By Indiewire Staff | Indiewire May 4, 2011 at 5:2AM
It’s hard to name a specific year as the launching-point of the renaissance that Latin American cinema has experienced over the past decade. What is hardly debatable, however, is the significant increase in exposure and presence that the cinema from that region has accomplished in such a time-span. The last ten years have proved to be tremendously influential for Latin American films and the people who make them, providing opportunities that were unimaginable a generation before. Previously hindered by an imposing multitude of production difficulties, the films that were able to get made would face the near impossible task of finding screens at home and abroad. This is hardly the case today, and New York’s status as an important global hub for Latin American cinema continues to grow.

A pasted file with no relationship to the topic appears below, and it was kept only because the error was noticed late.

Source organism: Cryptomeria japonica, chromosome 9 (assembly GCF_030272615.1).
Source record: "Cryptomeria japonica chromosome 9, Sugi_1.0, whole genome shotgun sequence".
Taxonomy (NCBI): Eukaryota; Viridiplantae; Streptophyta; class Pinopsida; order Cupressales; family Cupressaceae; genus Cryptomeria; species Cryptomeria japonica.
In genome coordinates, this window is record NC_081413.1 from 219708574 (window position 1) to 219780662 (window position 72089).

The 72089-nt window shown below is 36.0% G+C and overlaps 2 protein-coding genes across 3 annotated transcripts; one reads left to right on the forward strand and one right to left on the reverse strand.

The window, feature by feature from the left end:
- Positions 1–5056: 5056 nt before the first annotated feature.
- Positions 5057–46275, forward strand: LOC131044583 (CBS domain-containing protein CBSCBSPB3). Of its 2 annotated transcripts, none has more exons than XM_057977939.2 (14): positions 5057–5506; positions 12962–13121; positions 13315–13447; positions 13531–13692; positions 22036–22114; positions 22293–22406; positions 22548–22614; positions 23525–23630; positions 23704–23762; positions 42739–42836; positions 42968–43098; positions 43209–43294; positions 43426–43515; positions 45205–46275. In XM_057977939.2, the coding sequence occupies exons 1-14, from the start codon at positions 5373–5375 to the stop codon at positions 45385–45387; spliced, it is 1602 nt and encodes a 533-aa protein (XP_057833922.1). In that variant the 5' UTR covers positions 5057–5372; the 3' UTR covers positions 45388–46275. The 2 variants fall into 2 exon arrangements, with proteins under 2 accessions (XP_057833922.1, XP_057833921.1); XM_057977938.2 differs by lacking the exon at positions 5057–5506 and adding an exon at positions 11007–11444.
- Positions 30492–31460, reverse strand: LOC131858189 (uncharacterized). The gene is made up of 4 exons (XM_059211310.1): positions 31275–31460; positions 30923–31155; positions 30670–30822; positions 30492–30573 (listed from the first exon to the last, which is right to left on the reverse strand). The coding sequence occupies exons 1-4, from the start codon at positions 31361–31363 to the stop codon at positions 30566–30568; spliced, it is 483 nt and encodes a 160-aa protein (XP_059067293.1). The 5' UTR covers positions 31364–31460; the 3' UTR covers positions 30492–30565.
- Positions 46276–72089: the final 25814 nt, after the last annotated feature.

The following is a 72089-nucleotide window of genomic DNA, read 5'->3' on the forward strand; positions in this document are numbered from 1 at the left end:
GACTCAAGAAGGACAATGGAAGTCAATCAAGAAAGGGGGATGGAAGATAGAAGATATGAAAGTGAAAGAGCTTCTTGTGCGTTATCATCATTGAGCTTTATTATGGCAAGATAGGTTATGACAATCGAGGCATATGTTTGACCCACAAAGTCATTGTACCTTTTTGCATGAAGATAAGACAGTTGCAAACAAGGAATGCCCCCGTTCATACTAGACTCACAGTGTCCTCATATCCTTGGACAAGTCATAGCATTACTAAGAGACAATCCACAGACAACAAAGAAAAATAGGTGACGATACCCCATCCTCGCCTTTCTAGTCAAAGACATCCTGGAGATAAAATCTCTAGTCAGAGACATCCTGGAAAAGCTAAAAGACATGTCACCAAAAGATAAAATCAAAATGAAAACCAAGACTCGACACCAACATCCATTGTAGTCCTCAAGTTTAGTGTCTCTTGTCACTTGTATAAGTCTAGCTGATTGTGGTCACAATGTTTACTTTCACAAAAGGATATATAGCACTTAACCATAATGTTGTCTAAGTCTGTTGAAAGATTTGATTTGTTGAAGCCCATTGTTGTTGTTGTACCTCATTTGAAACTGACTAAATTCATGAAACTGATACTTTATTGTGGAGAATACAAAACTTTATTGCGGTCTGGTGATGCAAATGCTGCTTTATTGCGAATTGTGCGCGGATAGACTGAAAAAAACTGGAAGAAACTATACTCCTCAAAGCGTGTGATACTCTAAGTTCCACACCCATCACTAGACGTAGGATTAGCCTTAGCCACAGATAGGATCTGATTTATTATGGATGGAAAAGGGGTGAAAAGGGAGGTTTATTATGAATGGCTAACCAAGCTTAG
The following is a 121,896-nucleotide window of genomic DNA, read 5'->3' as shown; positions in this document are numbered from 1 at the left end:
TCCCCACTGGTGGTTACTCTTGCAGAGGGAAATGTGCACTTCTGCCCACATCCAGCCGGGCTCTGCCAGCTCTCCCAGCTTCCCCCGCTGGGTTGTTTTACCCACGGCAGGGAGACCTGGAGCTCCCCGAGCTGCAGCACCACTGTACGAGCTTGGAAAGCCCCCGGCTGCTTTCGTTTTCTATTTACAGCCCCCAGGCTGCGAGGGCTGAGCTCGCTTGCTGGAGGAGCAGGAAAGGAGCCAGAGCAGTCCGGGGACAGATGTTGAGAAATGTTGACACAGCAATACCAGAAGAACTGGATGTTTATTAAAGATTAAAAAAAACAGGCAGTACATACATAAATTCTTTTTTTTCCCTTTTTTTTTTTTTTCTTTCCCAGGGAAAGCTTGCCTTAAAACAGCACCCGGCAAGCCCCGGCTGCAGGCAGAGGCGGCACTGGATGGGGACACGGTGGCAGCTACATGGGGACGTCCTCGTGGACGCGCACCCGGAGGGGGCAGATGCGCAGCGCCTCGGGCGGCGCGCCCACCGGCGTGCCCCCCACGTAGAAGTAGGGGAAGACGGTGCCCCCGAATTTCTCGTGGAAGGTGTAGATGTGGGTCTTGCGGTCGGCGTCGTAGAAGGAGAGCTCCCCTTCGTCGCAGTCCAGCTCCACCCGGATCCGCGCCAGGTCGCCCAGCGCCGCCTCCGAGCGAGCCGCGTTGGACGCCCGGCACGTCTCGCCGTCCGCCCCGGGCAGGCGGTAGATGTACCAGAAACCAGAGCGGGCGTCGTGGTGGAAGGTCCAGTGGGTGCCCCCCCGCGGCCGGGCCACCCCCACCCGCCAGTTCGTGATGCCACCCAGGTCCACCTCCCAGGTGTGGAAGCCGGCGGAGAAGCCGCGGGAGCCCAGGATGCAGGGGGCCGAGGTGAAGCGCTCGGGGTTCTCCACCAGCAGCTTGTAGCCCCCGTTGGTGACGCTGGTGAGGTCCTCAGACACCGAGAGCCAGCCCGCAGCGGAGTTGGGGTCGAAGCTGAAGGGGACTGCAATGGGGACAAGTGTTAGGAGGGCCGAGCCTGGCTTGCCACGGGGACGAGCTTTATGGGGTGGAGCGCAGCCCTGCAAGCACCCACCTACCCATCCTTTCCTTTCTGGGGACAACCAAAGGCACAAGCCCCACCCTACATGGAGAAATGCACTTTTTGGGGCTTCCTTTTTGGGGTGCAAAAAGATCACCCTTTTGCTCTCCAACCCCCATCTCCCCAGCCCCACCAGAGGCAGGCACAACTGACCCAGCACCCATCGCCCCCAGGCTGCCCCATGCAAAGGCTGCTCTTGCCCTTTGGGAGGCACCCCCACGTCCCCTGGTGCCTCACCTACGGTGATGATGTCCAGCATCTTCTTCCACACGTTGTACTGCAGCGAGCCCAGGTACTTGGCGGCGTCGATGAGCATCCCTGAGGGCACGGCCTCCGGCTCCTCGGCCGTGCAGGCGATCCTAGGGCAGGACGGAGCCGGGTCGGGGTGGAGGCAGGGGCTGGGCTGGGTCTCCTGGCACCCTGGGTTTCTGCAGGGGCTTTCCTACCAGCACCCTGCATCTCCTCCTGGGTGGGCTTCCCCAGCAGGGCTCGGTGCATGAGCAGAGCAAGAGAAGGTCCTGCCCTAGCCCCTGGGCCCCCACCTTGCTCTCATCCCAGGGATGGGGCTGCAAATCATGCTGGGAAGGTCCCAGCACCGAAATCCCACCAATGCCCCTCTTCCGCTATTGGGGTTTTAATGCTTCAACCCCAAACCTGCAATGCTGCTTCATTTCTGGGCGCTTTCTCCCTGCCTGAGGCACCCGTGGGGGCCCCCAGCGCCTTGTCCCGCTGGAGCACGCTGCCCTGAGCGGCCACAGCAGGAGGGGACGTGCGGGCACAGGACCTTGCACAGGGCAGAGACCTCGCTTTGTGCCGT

The Latino population in the United States increased by 43% over the last decade, making up 16.3% of the population according to the 2010 U.S. Census. In all likelihood, the numbers provided by the Census report are conservative. This spike in population, however, doesn’t account for Latin American cinema’s newfound role in the United States. Facing strong competition from Hollywood and other foreign productions, countries in Latin America have found it historically difficult to foster and maintain a film culture that supports domestic and regional productions. That’s the impetus that led two New York University graduate students, Carlos A. Gutiérrez and Monika Wagenberg, to enroll in a Brazilian cinema course taught by the influential film scholar Robert Stam in the late '90s. “Both Monika and I were surprised by how little we knew about the general overview of Latin American cinema,” said Gutiérrez. “That was 1997 and there was practically no Latin American cinema in the city.”